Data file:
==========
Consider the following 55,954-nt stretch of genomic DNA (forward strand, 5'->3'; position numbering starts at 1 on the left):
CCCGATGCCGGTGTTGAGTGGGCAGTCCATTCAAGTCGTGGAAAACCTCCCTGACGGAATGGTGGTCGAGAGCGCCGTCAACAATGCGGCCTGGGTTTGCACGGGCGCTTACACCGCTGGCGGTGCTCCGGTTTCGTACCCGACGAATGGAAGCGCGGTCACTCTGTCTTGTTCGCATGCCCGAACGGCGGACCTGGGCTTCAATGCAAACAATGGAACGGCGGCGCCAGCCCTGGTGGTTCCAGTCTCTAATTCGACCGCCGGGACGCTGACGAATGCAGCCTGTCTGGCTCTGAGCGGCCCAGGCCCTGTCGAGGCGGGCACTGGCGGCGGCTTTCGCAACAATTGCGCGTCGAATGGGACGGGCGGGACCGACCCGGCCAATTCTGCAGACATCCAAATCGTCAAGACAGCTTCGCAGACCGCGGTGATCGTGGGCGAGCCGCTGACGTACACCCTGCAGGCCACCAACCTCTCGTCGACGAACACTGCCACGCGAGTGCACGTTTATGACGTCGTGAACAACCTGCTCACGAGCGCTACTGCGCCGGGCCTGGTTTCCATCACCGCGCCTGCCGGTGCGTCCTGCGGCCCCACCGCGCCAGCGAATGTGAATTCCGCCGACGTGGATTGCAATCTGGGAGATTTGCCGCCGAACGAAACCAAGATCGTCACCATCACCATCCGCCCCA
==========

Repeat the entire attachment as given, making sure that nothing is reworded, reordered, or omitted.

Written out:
Consider the following 55,954-nt stretch of genomic DNA (forward strand, 5'->3'; position numbering starts at 1 on the left):
CCCGATGCCGGTGTTGAGTGGGCAGTCCATTCAAGTCGTGGAAAACCTCCCTGACGGAATGGTGGTCGAGAGCGCCGTCAACAATGCGGCCTGGGTTTGCACGGGCGCTTACACCGCTGGCGGTGCTCCGGTTTCGTACCCGACGAATGGAAGCGCGGTCACTCTGTCTTGTTCGCATGCCCGAACGGCGGACCTGGGCTTCAATGCAAACAATGGAACGGCGGCGCCAGCCCTGGTGGTTCCAGTCTCTAATTCGACCGCCGGGACGCTGACGAATGCAGCCTGTCTGGCTCTGAGCGGCCCAGGCCCTGTCGAGGCGGGCACTGGCGGCGGCTTTCGCAACAATTGCGCGTCGAATGGGACGGGCGGGACCGACCCGGCCAATTCTGCAGACATCCAAATCGTCAAGACAGCTTCGCAGACCGCGGTGATCGTGGGCGAGCCGCTGACGTACACCCTGCAGGCCACCAACCTCTCGTCGACGAACACTGCCACGCGAGTGCACGTTTATGACGTCGTGAACAACCTGCTCACGAGCGCTACTGCGCCGGGCCTGGTTTCCATCACCGCGCCTGCCGGTGCGTCCTGCGGCCCCACCGCGCCAGCGAATGTGAATTCCGCCGACGTGGATTGCAATCTGGGAGATTTGCCGCCGAACGAAACCAAGATCGTCACCATCACCATCCGCCCCA